Bank of Lithuania
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Lithuania’s economic growth is one of the fastest in Europe. However, new challenges are becoming evident: the number of companies indicating that labour shortage limits their business expansion is rising, while higher inflation will persist longer than projected previously.

“Resolute and coordinated monetary and fiscal policy stimulus helped our country avoid serious economic problems due to the pandemic. As euro area economic recovery is lagging and uncertainty concerning the new variants of the virus persists, the overall monetary policy remains accommodative. The period of growth is the right time to prepare fiscal measures that would prevent our economy from overheating. First of all, it is necessary to increase budget revenue in the coming years and thus reduce deficit faster than currently planned,” says Gediminas Šimkus, Chairman of the Board of the Bank of Lithuania.

Lithuania’s economic situation during the pandemic was significantly better than considered up to now. According to the revised data of Statistics Lithuania, last year the country avoided a recession, although previous calculations indicated a decline of the gross domestic product (GDP) of 0.8%. According to the revised projections of the Bank of Lithuania experts, the GDP will grow by 5.1% this year and by 3.6% next year.

On the basis of the revised data, the Bank of Lithuania updated its assessment of the economic situation: economic activity in 2020 was almost equal to its potential level, i.e. operation under normal circumstances, however, it will exceed this level significantly in 2021 and 2022. This means that the economic temperature is higher than considered previously.

Higher economic activity is starting to pose challenges in the labour market, as the number of companies indicating labour shortage as a factor limiting their activities is rising. For example, according to the November survey data, 42% of construction companies stated they are facing labour shortages. This percentage is twice higher than a year ago. The labour shortage problem becomes more acute also in other largest economic sectors: industry, retail trade and services. Currently, there are 27 thousand job vacancies in Lithuania, as much as 1.5 times more than a year ago. Rising competition for employees was one of the most important factors determining the annual growth of wages in Lithuania of around 10%. By now, the rapidly growing wages have not reduced competitiveness of Lithuanian businesses abroad, while wages in Lithuania still lag behind the EU average more than productivity does (by –35% and –29% respectively). It is projected that wages will continue to rise: next year their growth will reach 8.2%.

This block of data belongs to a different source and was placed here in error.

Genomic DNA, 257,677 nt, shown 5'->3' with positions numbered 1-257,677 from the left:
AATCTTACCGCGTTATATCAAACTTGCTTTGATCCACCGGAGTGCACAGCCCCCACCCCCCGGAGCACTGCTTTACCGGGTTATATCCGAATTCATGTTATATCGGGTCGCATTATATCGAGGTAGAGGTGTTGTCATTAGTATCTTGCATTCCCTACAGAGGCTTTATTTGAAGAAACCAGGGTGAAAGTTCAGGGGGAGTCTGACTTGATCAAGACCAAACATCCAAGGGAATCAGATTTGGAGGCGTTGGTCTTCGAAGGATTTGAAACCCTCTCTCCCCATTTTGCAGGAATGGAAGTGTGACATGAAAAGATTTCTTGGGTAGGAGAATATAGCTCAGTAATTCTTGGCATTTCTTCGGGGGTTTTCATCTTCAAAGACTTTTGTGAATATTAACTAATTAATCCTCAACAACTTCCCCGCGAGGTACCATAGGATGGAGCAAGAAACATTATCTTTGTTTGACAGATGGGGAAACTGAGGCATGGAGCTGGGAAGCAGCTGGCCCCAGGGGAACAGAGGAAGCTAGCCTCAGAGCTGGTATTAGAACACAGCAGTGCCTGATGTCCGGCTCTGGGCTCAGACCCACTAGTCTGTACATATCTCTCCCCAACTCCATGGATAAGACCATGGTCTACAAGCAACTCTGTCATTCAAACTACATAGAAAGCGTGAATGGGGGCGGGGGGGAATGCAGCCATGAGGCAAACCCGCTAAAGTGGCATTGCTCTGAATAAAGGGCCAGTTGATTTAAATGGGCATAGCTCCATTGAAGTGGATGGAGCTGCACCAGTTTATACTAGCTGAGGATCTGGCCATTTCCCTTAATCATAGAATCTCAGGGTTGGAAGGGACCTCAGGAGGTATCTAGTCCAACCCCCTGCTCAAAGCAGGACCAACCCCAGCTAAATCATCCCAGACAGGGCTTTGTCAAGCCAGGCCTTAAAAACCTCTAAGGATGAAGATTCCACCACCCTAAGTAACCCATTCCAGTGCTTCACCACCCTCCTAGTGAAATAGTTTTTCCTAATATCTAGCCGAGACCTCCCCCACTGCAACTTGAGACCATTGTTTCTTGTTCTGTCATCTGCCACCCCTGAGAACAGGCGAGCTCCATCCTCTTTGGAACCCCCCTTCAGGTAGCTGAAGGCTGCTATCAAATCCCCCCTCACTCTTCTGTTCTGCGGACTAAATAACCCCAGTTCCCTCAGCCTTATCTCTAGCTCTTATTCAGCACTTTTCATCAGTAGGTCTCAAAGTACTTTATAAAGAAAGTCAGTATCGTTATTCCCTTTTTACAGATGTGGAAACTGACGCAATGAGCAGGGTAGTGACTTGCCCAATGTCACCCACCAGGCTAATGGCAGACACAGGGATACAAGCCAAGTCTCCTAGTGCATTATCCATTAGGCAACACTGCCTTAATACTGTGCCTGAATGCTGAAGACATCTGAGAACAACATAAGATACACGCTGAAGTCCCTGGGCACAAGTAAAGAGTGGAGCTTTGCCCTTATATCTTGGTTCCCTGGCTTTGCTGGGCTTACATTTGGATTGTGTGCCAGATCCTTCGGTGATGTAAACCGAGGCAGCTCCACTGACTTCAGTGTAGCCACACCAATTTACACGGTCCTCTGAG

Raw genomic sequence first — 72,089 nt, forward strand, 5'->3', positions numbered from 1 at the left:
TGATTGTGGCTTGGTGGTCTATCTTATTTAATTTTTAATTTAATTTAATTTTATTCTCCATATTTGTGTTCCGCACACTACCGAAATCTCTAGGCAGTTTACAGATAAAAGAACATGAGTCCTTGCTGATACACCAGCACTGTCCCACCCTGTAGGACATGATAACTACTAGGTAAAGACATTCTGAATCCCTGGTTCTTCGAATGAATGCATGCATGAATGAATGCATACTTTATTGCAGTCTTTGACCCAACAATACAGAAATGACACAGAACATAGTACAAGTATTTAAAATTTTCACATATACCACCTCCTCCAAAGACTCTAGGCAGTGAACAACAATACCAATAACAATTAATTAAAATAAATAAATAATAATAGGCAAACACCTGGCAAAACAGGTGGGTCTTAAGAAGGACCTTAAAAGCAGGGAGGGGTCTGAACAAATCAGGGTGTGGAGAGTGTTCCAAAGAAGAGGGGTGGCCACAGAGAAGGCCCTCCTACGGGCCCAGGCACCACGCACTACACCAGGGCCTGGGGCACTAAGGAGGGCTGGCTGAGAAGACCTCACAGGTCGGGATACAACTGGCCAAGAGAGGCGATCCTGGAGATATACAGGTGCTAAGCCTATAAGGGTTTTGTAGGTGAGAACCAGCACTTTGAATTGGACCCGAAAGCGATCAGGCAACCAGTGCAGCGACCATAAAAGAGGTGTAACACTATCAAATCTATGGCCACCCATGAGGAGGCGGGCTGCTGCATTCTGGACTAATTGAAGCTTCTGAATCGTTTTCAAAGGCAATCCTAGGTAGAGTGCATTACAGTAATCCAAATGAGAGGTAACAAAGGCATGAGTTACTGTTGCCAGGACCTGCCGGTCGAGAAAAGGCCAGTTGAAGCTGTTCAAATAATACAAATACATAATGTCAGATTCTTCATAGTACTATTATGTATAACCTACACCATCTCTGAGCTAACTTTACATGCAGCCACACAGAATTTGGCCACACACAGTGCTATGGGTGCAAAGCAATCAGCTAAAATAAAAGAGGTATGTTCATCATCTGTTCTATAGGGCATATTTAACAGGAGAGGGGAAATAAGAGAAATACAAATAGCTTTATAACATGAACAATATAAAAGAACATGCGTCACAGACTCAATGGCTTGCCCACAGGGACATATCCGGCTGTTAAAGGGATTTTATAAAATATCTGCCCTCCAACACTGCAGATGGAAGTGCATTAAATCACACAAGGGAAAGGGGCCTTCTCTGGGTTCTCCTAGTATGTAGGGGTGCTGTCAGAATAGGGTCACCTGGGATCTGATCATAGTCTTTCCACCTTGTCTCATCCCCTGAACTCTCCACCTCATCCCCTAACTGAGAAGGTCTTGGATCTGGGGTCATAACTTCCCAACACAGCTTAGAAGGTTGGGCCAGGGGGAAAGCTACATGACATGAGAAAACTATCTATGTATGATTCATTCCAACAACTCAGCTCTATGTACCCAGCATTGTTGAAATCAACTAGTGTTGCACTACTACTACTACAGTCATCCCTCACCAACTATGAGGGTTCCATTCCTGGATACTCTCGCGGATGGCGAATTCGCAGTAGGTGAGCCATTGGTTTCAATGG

Although fast wage growth significantly contributed to the rise in the prices of services, a larger part of inflation is driven by factors that are not related to Lithuania’s domestic market, such as a significant rise in the prices of energy resources and other raw materials as well as supply chain bottlenecks. It is projected that average annual inflation in Lithuania will stand at 4.5% this year, mainly driven by the rise in the prices of energy products and industrial goods. Next year, inflation will remain elevated and stand at 5.1%, i.e. it will be almost twice higher than projected previously. It is projected that annual inflation will decline with the drop in the demand for gas after the heating season, i.e. around mid-2022.

According to Gediminas Šimkus, inflation in Lithuania is partly determined by factors common to the entire euro area. The single monetary policy pursued to contain euro area inflation is also implemented by the Bank of Lithuania. The latest projections indicate that inflation in the euro area will approach the European Central Bank’s price stability objective of 2% in the medium term. The part of inflation related to domestic factors as well as the temperature of the economy could be cooled down by fiscal measures, by avoiding additional stimulation of domestic demand and thus preventing the acceleration of price growth. This could be achieved in two ways: if budget revenues were increased faster or expenditure was growing slower than planned. It would not be useful to limit the growth of public spending more strictly, as it is already too low in terms of Lithuania’s development level and GDP. This drives many structural problems, such as insufficient funding of education, health care and social security systems. Therefore, it would be more rational to focus on budget revenues and seek to increase them by reducing the shadow economy and the related insufficient collection of taxes, especially the value added tax, more resolutely solving the persistent problem of unequal taxing of different forms of business and expanding property and environmental tax base.

The latest comprehensive economic projections are available on the Bank of Lithuania website.